My parents joined the effort, as well. There was hardly a Saturday that this old place was not abuzz with willing workers; the ring of hammers and power tools were the rule of the day. And my mother was incredible: in between managing my social schedule—which had suddenly erupted into a happy mêlée of parties and showers and dress fittings—and assuring herself that my trousseau met the requirements of a proper Southern girl, and basically trying to keep up with the visions of a very starry-eyed, albeit opinionated bride, she was at the house, pulling honeysuckle vines out of ancient crepe myrtles and weighing in on paint chips and helping me plant my flower garden. My Daddy took about 87 sofas to the Goodwill; my brother cut grass and pruned bushes and trimmed up all our liriope-lined paths so that they would be in full, green lushness for our wedding day. Among about a thousand-and-one other things, Philip designed and built a rose trellis in the side yard, through which our guests would pass (and we would enter our reception) and a friend gave us established rose bushes from his garden so that they would have time to clamber up the latticed sides.

It was all so amazing that I really think I was unable to take it in at the time. I was overjoyed and deeply, deeply grateful. But it’s in retrospect that the lump rises in my throat and the wonder burns my eyes with tears. Friends helped us pull up carpet, helped us paint the rooms, helped us move furniture and hang pictures. In essence, they helped us make a home, which is one of the most beautiful things a person can do for another. It was like a long, drawn-out house-raising. And there, in the midst of it all, was my groom, working day and night to prepare a place, not just for our wedding, but for us. For me. Even in all that sweet tumult of work and waiting, the precious image incarnate in Philip’s labor was not lost on me.

At my trousseau tea (and, yes, I am telling you, there are still some Southern girls who have trousseau teas!) just days before the wedding, a sweet friend asked what I had left do to. I think she was expecting a litany of final fittings and bridesmaids’ gifts and packing for my honeymoon. But when I told her I was planning on making curtains for the bathroom, she was incredulous.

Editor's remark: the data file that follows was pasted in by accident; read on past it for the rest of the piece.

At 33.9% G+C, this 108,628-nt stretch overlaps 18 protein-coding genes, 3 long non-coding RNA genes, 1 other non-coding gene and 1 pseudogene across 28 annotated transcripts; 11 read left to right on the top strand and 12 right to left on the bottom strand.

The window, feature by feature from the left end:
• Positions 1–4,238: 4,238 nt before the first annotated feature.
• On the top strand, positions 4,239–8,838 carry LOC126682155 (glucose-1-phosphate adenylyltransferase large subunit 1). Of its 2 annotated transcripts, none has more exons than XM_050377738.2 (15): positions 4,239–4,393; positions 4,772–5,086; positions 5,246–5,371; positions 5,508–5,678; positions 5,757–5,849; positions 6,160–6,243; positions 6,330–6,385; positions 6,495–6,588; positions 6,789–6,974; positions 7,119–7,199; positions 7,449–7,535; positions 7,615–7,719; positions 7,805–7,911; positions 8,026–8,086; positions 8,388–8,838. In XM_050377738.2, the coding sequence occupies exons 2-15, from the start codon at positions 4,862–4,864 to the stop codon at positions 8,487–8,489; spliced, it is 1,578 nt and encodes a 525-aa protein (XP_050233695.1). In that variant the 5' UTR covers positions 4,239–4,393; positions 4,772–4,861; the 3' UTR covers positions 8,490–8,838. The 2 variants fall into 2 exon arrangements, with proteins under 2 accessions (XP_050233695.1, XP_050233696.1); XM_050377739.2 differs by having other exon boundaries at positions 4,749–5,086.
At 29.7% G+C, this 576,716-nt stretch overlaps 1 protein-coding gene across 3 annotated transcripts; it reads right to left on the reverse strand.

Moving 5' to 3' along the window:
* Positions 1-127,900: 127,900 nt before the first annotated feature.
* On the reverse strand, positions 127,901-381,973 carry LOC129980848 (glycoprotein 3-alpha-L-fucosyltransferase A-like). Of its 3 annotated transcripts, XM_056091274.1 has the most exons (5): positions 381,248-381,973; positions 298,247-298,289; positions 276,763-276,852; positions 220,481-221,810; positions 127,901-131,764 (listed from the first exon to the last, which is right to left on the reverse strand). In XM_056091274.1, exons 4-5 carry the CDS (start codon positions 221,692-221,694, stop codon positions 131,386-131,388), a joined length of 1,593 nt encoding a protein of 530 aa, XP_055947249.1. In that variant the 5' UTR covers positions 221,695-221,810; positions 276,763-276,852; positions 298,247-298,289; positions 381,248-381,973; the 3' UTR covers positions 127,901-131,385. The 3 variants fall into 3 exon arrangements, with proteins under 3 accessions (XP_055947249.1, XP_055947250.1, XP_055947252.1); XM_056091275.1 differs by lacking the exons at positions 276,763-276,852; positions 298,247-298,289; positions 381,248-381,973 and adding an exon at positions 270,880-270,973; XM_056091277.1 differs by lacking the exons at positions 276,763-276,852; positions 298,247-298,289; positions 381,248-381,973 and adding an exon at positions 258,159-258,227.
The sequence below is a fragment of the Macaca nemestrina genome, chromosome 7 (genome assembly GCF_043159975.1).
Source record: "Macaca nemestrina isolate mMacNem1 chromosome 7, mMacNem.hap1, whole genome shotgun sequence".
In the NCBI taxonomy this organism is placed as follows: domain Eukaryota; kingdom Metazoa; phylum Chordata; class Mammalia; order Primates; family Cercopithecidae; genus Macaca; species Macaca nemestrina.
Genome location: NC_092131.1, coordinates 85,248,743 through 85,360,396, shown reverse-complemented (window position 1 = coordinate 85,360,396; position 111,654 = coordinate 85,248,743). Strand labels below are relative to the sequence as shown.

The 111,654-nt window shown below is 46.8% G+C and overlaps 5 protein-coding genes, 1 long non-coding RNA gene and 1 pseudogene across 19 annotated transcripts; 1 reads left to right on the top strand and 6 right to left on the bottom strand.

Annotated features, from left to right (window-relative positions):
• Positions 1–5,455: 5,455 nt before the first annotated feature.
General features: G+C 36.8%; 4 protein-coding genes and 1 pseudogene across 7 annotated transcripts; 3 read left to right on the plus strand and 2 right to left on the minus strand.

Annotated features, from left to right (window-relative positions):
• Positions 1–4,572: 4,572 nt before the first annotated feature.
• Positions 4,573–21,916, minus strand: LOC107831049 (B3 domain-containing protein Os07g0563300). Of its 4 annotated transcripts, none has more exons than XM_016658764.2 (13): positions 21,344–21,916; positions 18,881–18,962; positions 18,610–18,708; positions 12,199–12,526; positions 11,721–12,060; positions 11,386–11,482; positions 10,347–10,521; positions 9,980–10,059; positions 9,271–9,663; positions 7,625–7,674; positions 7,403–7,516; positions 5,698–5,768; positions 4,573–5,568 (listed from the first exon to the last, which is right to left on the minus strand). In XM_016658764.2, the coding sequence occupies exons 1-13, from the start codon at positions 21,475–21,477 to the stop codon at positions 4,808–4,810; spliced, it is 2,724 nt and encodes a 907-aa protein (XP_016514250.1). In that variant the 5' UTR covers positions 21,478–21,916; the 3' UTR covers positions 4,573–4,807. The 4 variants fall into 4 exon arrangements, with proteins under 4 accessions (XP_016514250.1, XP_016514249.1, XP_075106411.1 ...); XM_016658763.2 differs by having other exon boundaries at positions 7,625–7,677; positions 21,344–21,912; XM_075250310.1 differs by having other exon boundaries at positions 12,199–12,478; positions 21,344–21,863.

“No,” she said, with as firm a look as I believe her kind brown eyes were capable. “No, Lanier. You are a bride. This week that is all you need to be. I am making your curtains.”

She would not leave until the fabric was safely in her hands, and as I passed off all those yards of white muslin, I felt like a physical weight had been lifted off my shoulders. It was an act of pure love, and, as such, bore the fragrance of God’s love to me. She gave me the gift of hours in my bridal week, for which I was deeply grateful. There is hardly a morning I do not think of it, as I pull back those soft drapes on the eastern light of a new day.

Philip and I are still incredulous about what happened here the day before the wedding. I had always cherished a dream that the people I loved would all have a hand in my Day of days, would each have their fingerprint, as it were, upon this most unforgettable moment of my life. But I had no idea it would be like this—folks descended on this old place from the four corners of the compass. I remember wandering around in a complete daze, marveling at all the activity, my ever-present wedding notebook hanging idly at my side. One extremely talented soul had been named artistic director of the affair, and he had taken all my Avonlea-ish visions and translated them into living reality. That day he presided over a small army of women on our back porch, up to their elbows in roses and shell-pink zinnias and hydrangeas they had brought from their own gardens. Some were arranging flowers for the reception tables; others were fashioning exquisite little nosegays of old-fashioned perennials for the wire cones to be hung on the ends of the pews at the church. I have a mental snapshot of one of my bridesmaids on the patio amid a sea of daylilies and Queen Anne’s lace which another friend had gathered from her pasture that morning, and just beyond her, a small army of teenagers throwing out fresh pine straw in all the beds around the house. I went inside and found my sister twining thyme and Russian sage into a curving letter ‘I’ to top our wedding cake, and saw one of her friends hanging over the stair railing, grasping a can of Brasso in one hand and an arm of our rather age-patinaed chandelier in the other.